For genome analysis each target region will roughly correspond to a regulatory or structural gene. It is sufficient to have at least one insertion per target region, usually at least 5 insertions per target region, and preferably at least 10 insertions per target region. Most organisms which will be analyzed by this method do not have introns. If introns are present, the level of mutagenesis will be sufficiently high that those target regions comprising a structural gene will have at least one insertion in the coding region.
The population of mutagenized DNA molecules are then subjected to at least one selective condition. The library after selection is analyzed by genetic footprinting. Genetic footprinting amplifies specific regions of the target DNA sequence from selected and unselected populations. The amplified DNA populations are separated on the basis of size with a method sensitive enough to resolve single nucleotide differences. A comparison of amplification products from the selected and unselected populations will reveal a difference in the representation of DNA molecules with insertions at particular positions within the target sequence. One can then correlate the effect of mutation at a particular residue with the selected for phenotype. Because the analysis is applied to a library of mutated DNA molecules, information about the function of a large number of residues can be obtained with a single experiment.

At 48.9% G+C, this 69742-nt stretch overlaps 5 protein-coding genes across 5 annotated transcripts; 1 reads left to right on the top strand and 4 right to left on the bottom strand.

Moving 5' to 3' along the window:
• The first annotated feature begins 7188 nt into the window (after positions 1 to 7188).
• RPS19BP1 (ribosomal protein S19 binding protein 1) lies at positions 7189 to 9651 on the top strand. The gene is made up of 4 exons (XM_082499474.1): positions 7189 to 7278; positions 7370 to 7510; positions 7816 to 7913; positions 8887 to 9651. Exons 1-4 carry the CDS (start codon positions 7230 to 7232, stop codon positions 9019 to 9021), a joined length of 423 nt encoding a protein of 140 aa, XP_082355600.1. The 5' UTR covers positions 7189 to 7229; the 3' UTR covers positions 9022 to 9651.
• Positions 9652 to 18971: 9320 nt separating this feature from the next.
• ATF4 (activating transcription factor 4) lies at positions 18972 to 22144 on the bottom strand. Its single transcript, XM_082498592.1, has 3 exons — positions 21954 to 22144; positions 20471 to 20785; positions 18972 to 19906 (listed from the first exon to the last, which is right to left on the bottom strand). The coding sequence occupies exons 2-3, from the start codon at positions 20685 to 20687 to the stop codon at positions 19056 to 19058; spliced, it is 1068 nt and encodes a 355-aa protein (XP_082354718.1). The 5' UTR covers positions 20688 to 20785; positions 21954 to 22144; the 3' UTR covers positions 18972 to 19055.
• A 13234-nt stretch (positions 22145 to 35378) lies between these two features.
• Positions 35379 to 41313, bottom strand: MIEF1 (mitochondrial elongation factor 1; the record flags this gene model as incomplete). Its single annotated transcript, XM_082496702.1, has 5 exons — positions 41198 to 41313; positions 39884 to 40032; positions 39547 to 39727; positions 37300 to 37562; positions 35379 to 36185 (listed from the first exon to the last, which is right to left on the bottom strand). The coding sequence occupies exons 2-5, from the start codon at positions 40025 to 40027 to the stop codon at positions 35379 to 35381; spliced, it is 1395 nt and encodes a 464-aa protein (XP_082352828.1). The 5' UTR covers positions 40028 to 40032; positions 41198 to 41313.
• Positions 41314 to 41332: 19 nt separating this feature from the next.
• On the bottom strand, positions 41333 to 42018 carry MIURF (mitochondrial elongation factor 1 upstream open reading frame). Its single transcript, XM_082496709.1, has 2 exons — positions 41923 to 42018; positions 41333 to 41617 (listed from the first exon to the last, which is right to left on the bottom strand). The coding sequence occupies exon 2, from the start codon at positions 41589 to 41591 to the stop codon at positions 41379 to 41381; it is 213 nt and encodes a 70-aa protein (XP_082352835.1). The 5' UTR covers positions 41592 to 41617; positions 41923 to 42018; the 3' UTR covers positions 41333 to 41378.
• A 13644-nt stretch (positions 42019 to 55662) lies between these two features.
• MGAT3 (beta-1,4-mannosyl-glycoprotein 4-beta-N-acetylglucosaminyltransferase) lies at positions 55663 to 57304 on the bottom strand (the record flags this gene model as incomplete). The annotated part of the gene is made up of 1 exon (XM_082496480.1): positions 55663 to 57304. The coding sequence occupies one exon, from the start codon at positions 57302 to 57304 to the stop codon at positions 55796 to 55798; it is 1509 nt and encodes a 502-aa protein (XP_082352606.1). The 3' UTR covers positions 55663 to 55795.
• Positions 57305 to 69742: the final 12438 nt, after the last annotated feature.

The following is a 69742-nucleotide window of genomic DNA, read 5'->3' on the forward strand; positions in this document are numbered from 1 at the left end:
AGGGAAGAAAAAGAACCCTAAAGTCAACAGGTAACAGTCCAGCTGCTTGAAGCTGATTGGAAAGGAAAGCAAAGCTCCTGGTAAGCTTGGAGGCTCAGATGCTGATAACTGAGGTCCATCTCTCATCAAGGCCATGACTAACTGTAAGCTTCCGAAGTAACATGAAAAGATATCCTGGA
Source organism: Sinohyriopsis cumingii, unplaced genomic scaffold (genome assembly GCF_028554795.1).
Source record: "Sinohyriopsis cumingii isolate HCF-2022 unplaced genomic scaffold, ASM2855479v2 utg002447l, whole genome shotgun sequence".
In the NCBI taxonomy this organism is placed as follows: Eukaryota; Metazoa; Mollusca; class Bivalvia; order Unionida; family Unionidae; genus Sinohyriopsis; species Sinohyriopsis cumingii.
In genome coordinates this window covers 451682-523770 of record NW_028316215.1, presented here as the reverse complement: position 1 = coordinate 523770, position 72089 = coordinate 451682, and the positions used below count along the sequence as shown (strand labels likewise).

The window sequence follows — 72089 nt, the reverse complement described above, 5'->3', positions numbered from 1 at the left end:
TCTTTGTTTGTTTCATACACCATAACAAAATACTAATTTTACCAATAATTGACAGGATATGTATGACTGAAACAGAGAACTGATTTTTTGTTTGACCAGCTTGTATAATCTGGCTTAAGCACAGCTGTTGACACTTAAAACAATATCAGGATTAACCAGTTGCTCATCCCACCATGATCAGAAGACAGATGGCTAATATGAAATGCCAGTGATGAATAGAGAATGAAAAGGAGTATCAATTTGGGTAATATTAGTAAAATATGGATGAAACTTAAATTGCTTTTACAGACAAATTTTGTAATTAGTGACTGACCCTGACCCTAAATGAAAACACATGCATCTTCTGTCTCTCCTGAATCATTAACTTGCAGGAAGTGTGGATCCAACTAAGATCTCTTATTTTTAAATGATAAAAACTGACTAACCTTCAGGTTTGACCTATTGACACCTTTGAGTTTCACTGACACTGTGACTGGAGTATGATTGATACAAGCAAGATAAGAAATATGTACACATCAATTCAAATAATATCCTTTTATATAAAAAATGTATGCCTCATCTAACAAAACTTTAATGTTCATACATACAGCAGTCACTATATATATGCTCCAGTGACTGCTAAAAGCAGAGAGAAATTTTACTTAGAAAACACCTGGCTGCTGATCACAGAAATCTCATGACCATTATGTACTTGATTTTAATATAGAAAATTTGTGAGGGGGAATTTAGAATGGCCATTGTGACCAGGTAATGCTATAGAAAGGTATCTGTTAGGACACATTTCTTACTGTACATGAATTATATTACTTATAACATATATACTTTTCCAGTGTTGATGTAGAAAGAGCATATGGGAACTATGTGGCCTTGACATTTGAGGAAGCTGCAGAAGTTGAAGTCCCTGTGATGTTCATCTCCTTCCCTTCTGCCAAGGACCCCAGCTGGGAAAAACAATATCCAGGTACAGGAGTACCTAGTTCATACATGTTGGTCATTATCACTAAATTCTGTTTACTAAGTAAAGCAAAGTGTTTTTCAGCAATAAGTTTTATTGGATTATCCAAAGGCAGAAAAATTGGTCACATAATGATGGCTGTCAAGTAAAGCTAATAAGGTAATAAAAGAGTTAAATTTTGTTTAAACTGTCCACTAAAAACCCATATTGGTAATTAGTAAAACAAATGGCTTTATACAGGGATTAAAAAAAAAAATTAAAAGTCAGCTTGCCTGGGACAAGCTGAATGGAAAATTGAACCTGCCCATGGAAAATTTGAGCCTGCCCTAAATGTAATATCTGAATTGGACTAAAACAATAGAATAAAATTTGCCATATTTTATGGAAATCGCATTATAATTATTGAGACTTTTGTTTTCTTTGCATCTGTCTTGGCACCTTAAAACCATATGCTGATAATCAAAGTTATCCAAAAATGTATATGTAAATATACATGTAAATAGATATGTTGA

A number of methods can be used for saturation mutagenesis. The primary requirement is that an oligonucleotide sequence tag is inserted at the mutagenized site. The subject methods require a population of mutants to be made. After mutagenesis each individual DNA molecule in the population will have, on average, a single insertional mutation. The population, or library, of DNA molecules will include on average at least one, preferably several, independent mutations in each target sequence.